Dendrodoris temarana Pruvot-Fol, 1953
|Classification according to Bouchet et al. (2017)|
Taxonomic source: World Register of Marine Species (AphiaID: 748382).
- Dendrodoris temarana Pruvot-Fol, 1953: 87–88, text fig. 31, pl. 3, fig. 55.
- Dendrodoris limbata [non Cuvier (1804)]—Ballesteros (1978, 1984, 1985), García-Gómez (1984), Gómez-Álvarez (2017)
- Dendrodoris grandiflora [non Rapp (1827)]—Valdés et al. (2016), Cyrne et al. (2018)
- Dendrodoris herytra [non Valdés & Ortea in Valdés, Ortea, C. Ávila & Ballesteros (1996) in part] – Wirtz (1998), Cyrne et. al. (2018)
Galià et al (2022) have recently reinstated the species Dendrodoris temarana described by Pruvot-Fol in 1953, a species considered, until now, a synonymous of D. grandiflora. Pruvot-Fol described the species based on a color illustration by Hélène Gantés, of specimens collected in the town of Temara on the Atlantic coast of Morocco, available in the original species description. It has been synonymized with different species of Dendrodoris since then. Given the fact that species of this genus lack a radula in their digestive apparatus and that some of them have a certain chromatic variability, there has traditionally been some confusion in their identification. New molecular data have helped to clarify these doubts. In their work, Galià et al. (2022) indicate the morphological differences of D. temarana with other species of the genus from the Atlanto-Mediterranean area, and indicate genetic distances of 8-10% with D. grandiflora, 15-17% with D. herytra, 12-15 % with D. krebsii, 16-19% with D. limbata and 13-15% with D. senegalensis. In D. temarana, they found genetic distances of 0-3% between different specimens. The same authors indicate by means of a color plate the variations of coloration of the specimens according to their size.
Live specimens can measure up to 70 mm in length. The body is elongate when the animal is moving and the rear part of the foot protrudes slightly behind the mantle. Mantle is soft, without spicules and very wide compared to the foot. Margin is smooth and wavy, which slightly striated and its color is somewhat lighter than the rest of the body. Juveniles are a uniform pale red color, changing to a variable color pattern as adults: red, pink, yellowish, orange, dark brown or almost black. The background color can be uniform (generally in black or brown specimens) or with orange, reddish or brownish spots. The rhinophores are the same color as the body, with a broad base, a slightly raised, smooth sheath and with 15–20 oblique lamellae on the upper part; the tip of the rhinophores is white. Gill with eight tripinnate gill leaves, the two rearmost ones sharing a common base. There are rare cases of six (juveniles from 5-10 mm long) or 10 (larger specimens) gill leaves. The gill leaves are the same color as the mantle, sometimes darker, with a lighter colored rachis and white tips. The anal papilla is somewhat globose and prominent, with a lobed upper border. Ventrally, the margin of the mantle, the flanks of the body and the foot have the same color as the dorsum, but with no spots.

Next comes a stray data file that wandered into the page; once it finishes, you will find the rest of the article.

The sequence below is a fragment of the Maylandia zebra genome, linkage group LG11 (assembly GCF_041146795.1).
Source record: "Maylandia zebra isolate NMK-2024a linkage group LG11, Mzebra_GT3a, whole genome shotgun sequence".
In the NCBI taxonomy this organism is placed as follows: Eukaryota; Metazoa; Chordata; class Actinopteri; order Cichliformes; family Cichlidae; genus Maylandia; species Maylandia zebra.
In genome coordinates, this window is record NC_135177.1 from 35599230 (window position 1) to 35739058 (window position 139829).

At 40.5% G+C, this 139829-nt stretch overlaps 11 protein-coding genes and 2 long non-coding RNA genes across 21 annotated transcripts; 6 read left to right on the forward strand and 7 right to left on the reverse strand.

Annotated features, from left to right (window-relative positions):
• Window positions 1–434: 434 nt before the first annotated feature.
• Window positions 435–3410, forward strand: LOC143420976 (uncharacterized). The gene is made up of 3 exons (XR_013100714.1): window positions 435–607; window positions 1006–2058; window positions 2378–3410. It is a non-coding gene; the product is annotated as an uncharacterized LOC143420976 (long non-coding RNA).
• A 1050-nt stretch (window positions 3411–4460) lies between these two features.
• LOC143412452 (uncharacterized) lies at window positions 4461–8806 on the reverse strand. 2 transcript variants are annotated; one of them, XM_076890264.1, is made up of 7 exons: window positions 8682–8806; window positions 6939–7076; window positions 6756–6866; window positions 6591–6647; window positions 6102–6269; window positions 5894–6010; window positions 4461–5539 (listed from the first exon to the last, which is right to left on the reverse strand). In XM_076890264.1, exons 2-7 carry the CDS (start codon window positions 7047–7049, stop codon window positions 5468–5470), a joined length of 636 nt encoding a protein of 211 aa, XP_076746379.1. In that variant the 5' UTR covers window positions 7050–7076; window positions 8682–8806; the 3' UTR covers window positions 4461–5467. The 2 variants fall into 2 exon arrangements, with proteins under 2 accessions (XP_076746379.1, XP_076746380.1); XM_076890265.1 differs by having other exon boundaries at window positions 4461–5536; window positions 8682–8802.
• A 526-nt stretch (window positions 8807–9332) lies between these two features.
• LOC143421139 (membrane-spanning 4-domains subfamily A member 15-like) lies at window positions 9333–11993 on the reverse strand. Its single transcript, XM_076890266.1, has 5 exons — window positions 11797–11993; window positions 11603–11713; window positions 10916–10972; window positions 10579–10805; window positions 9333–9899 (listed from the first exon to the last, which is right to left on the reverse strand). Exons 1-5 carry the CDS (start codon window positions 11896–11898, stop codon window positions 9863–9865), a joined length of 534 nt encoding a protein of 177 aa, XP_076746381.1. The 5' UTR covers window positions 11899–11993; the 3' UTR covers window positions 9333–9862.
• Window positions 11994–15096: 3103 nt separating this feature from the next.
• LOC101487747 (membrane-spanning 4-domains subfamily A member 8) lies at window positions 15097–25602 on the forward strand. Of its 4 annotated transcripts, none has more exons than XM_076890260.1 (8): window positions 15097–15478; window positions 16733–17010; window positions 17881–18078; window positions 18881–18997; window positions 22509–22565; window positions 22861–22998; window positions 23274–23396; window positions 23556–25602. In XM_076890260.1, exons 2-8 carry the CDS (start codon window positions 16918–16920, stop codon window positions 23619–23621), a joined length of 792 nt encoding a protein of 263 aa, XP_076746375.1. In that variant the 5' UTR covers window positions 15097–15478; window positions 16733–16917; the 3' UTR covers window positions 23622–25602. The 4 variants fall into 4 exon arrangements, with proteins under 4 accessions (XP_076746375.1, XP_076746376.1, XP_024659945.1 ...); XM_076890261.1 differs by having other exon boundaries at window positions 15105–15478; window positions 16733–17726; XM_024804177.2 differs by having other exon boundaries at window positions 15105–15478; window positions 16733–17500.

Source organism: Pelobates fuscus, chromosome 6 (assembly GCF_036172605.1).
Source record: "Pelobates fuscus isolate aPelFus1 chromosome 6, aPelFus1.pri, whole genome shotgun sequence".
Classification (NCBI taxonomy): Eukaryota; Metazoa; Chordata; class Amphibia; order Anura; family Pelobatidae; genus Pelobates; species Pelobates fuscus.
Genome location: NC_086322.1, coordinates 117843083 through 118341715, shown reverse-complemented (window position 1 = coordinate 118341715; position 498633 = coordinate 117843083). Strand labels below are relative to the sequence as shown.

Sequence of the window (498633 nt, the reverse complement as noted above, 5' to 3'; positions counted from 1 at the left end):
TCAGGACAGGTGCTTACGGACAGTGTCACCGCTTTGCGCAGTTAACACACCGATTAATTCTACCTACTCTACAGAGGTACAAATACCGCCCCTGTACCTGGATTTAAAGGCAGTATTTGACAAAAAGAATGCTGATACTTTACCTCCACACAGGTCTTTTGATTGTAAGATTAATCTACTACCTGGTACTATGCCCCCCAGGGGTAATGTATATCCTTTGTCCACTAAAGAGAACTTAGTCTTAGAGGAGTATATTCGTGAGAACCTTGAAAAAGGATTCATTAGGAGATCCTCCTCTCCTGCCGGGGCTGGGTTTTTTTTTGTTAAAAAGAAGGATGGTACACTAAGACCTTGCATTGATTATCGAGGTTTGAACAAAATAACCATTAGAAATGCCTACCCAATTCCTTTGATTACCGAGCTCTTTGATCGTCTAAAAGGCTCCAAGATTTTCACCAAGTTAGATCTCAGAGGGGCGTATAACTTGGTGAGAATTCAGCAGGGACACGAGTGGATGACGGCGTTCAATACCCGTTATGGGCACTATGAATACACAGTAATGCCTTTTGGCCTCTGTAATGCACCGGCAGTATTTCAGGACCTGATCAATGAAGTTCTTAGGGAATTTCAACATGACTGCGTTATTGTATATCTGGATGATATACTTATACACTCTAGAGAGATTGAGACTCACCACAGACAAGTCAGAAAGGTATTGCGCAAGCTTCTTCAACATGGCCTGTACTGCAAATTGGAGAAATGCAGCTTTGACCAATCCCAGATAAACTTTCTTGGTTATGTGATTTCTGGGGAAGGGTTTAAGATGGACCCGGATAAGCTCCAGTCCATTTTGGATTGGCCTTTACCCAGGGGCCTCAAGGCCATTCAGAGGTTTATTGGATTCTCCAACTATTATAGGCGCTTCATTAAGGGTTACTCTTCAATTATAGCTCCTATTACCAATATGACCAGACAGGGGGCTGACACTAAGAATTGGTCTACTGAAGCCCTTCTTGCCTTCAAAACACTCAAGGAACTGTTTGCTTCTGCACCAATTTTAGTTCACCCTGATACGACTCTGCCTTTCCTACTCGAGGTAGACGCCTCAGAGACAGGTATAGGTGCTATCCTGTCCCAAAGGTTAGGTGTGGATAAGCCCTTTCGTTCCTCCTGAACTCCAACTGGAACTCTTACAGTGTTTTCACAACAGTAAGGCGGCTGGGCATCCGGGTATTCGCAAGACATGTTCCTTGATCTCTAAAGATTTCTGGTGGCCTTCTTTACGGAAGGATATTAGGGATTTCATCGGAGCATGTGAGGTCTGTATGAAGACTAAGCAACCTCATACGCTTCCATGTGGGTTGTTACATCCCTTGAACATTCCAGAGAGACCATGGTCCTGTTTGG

This species lives under stones, from the intertidal zone down to several meters deep. In Cubelles (Catalonia, NE Spain) the species is very common and has been documented (as D. limbata) for forty years in very shallow waters (0-1 m deep), under rocks. In the aforementioned locality, groups of 3 to 5 specimens can be found gathered under the same stone and in visual censuses carried out in the 1980s, up to 40 specimens per sampling hour could be recorded (M. Ballesteros, personal observation). On the coast of Cádiz, D. temarana is the most abundant nudibranch, co-occurring with D. grandiflora, much less abundant, under rocks exposed at low tide (personal observations of C. Galià, J. L. Cervera and M. Ballesteros). The spawn is laid under stones and consists of an 8 mm wide, ivory-colored ribbon wound in a spiral of several whorls, which can reach 5 cm in total diameter. There are usually 60-70 eggs across the width of the ribbon, arranged in two overlapping layers. The eggs are about 80 μm in diameter, enclosed in capsules about 140 μm in diameter. Egg spawns have been observed from May to November (J. L. Cervera and M. Ballesteros, personal observations).
Dendrodoris temarana is found from around the Western Mediterranean to southern Portugal, Morocco, the Canary Islands and Cape Verde. On the Catalan coast (NE of Spain) and Cádiz (Andalusia, SW of Spain) it is very abundant. This species has been reported in El Portil (SW Spain) (García-Gómez, 1984), Cádiz Gulf (Gómez-Álvarez, 2017) and Cubelles (Ballesteros, 1978, 1984, 1985) as D. limbata. Records from Portugal (Cyrne et al., 2018), the Azores Islands (Wirtz, 1995, 1998), and the Canary Islands (Valdés et al., 1996) were misidentified as D. herytra. This species was also misidentified as D. grandiflora in Portugal (Cyrne et al., 2018), the Canary Islands (Valdés et al., 1996), Morocco (Valdés et al., 1996), and Mauritania (Valdés et al., 1996). Photographs or video records corresponding to Dendrodoris temarana from the Thau lagoon (SE of France), the Ebro Delta (NE of Spain), the Balearic Islands (E of Spain) and La Línea de la Concepción (S of Spain) are available on various internet sites.
| : OBIS|
: GROC 2010-2011
: Enric Madrenas
: João Pedro Silva
: Bernard Picton
| : OPK|
: Manuel Ballesteros.
: M@re Nostrum
: Altres fonts
: Marine Regions
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